It has been a while since I have blogged on a ride, but certainly not since I have ridden. I busted out the camera for a blog and it’s time to share a few local secrets from this gravel ride.
My current gravel steed is a Diamondback Haanjo Carbon 7c. It is not included on most lists of gravel bikes to consider and that is a shame, but it is OK by me. I have updated most everything on my ‘jo, giving it a Di2 drivetrain and a second wheelset: a 27.5s with NoTubes Crest Mk2 rims and Project321 hubs with magnetic pawls. The frame is worthy of the good stuff, and the bike surprises me with how light it is every time I portage it over a stream. The hubs have so little spinning resistance they feel like they actually accelerate for a moment when I start to coast. The Schwalbe Thunder Burt 2.1 tires are the absolute biggest you can cram into the frame and fork, and I don’t recommend them for when it is mucky out: there is so little tire clearance that the abrasion of normal amounts of mud against the frame/forks would be worrisome. But for a dry dusty ride like this one they were no problem, as long as your wheel dish/truing is spot on. And since I build my own wheels I make double sure it always is.
I once again plotted out my ride using RideWithGPS. I had a few goals: a lot of dirt, climb on pavement and descent on gravel, and stop at Docent Brewing in San Juan Capistrano, adjacent to a groomed dirt trail near the end. Consider it crushed.
|Elapsed Time||Moving Time||Distance||Average Speed||Max Speed||Elevation Gain|
My climbing took me through Rancho Mission Viejo and on to Rancho Santa Margarita including the Patronnes Parkway bike lane. The lane is a mixed bag: it is a bike only route, but it is adjacent to a road that is for all practical purposes a freeway and separated by only a low cable fence. I had no problem with it, but it may not be for everyone, I get that. The main climbing was complete somewhere along Meandering Trail where I “summited” and descended quickly to Arroyo Trabuco.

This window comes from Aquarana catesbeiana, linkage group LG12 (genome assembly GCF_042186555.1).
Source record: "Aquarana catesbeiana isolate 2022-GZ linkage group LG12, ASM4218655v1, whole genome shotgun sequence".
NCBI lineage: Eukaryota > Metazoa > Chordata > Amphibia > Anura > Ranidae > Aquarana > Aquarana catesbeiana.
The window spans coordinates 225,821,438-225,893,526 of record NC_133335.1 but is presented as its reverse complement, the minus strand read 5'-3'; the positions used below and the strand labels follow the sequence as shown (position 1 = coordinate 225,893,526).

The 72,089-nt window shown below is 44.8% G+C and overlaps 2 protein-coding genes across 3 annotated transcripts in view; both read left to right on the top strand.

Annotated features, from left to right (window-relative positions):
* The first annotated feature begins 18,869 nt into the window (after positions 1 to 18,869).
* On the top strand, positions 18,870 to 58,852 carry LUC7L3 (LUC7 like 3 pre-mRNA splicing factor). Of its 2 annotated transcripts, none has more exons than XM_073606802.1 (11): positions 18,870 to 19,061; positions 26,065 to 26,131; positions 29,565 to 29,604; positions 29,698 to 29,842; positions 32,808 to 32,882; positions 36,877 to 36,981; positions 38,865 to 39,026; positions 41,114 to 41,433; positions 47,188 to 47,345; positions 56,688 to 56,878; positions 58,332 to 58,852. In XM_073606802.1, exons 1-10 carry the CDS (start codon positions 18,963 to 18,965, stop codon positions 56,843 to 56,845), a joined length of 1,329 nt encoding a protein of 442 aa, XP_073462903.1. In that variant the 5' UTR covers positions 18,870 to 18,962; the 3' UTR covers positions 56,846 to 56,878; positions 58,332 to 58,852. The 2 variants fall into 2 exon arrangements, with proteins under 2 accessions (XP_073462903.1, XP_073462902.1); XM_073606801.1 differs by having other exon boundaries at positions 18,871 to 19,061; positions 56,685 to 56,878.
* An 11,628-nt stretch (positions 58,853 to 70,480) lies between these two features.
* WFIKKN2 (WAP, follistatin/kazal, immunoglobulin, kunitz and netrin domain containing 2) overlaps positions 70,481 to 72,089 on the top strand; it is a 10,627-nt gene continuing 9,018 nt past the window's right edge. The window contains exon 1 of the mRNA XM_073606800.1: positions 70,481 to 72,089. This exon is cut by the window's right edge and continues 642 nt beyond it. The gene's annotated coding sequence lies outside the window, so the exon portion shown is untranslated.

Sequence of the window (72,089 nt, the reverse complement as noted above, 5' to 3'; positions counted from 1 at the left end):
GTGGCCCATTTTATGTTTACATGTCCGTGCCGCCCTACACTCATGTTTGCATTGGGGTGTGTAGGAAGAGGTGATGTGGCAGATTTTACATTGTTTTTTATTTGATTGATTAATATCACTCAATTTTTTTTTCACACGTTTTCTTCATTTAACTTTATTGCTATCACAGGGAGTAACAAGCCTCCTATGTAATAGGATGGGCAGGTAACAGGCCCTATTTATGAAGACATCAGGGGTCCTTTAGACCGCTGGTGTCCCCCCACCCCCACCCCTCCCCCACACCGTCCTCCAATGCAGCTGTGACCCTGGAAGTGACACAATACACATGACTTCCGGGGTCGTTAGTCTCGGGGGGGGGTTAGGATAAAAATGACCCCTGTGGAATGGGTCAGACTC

During the drop into the arroyo a mechanical issue reared its ugly head. Under hard braking the fork got into resonance where it shook violently. It was easily remedied by lifting off the front brake momentarily and getting back on it a little lighter. It was manageable but far from optimal. I checked the adjustment of the thru axle and headset. It did not feel like those issues, which I am familiar with, and those adjustments were just fine. I am pretty sure it is a brake caliper/pad/rotor issue. The fork has been fine and the front brakes squeak for a moment when first applied, and that indicates vibration and less than optimal braking. I could have stopped and adjusted the caliper position but it was not worth interrupting the ride: I was in a good place and riding a wave of positive energy. I was not going to let an edge case brake issue get in the way.
There are several ways down the Arroyo. I chose the less technical route which allowed me to make a relatively easy stop at Starbucks. I am stuck on Nitro cold brews right now. I had a different brew planned for later.
After ‘bucks I crossed the arroyo and dropped back in at my now-not-so-secret entrance, which gives access to more nice gravel riding. It used to be more straight up gravel riding. Then a season of rains caused the road to get washed out by Trabuco Creek that flows at the bottom of arroyo. During the rains it swelled into raging torrent and rearranged the landscape. An army of bulldozers attempted to tame the creek and put the gravel road back in place. It worked for a while. But the little creek had other plans and it shifted again, taking out the new road. Fortunately riders, hikers and equestrians have rerouted the path through the area and it is great fun now, with maybe a few patches of deep, loose gravel across what used to be a road, or a streambed or whatever. All great fun.
I continued south out of the arroyo and made my way to the Oso Creek area, which is another local secret for gravel riders. I entered at the Saddleback Church campus, which is a lovely, green, shaded and historic. The trail through the Oso Creek basin passes along an area that I am pretty sure is going to calve off like some kind of glacier and drop a huge section of real estate into the creek. The trail follows a crack that goes deep and then the terrain slopes downward toward a cliff at the creek. Time will tell. Oso Creek merges with Trabuco Creek (the little untameable bitch of stream from earlier), then that merges with Horno Creek. And along the banks of the San Juan Creek trail is where I stopped for lunch at Docent Brewery.
I finished the ride at a slower pace after Docent, but it was worth it. The ride along the beach is a circus of humanity and full of riders, runners, children, skateboarders, drunks, you name it. It is best to take it slow through there. The final leg back home is familiar ground, of course. As usual when I complete a big loop like this I want to make a few changes and ride it again soon, which I am sure I will.